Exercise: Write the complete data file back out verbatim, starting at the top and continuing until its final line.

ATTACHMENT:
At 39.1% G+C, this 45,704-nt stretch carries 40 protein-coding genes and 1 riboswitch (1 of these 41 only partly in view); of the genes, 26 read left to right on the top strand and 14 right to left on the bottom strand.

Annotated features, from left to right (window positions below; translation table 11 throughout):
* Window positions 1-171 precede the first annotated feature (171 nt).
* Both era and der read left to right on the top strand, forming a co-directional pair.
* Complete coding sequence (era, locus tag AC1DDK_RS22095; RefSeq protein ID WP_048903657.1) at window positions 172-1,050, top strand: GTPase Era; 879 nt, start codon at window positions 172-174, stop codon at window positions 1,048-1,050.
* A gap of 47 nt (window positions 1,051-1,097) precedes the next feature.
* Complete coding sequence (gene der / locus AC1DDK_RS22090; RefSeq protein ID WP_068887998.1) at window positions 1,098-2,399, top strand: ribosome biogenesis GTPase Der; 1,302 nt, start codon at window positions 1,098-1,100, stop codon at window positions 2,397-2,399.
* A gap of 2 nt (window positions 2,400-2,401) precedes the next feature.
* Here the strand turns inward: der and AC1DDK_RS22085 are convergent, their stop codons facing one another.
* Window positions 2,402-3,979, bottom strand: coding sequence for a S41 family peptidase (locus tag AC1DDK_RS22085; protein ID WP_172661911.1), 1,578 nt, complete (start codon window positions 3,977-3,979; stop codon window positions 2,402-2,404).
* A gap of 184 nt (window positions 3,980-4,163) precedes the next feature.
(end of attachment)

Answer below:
At 39.1% G+C, this 45,704-nt stretch carries 40 protein-coding genes and 1 riboswitch (1 of these 41 only partly in view); of the genes, 26 read left to right on the top strand and 14 right to left on the bottom strand.

Annotated features, from left to right (window positions below; translation table 11 throughout):
* Window positions 1-171 precede the first annotated feature (171 nt).
* Both era and der read left to right on the top strand, forming a co-directional pair.
* Complete coding sequence (era, locus tag AC1DDK_RS22095; RefSeq protein ID WP_048903657.1) at window positions 172-1,050, top strand: GTPase Era; 879 nt, start codon at window positions 172-174, stop codon at window positions 1,048-1,050.
* A gap of 47 nt (window positions 1,051-1,097) precedes the next feature.
* Complete coding sequence (gene der / locus AC1DDK_RS22090; RefSeq protein ID WP_068887998.1) at window positions 1,098-2,399, top strand: ribosome biogenesis GTPase Der; 1,302 nt, start codon at window positions 1,098-1,100, stop codon at window positions 2,397-2,399.
* A gap of 2 nt (window positions 2,400-2,401) precedes the next feature.
* Here the strand turns inward: der and AC1DDK_RS22085 are convergent, their stop codons facing one another.
* Window positions 2,402-3,979, bottom strand: coding sequence for a S41 family peptidase (locus tag AC1DDK_RS22085; protein ID WP_172661911.1), 1,578 nt, complete (start codon window positions 3,977-3,979; stop codon window positions 2,402-2,404).
* A gap of 184 nt (window positions 3,980-4,163) precedes the next feature.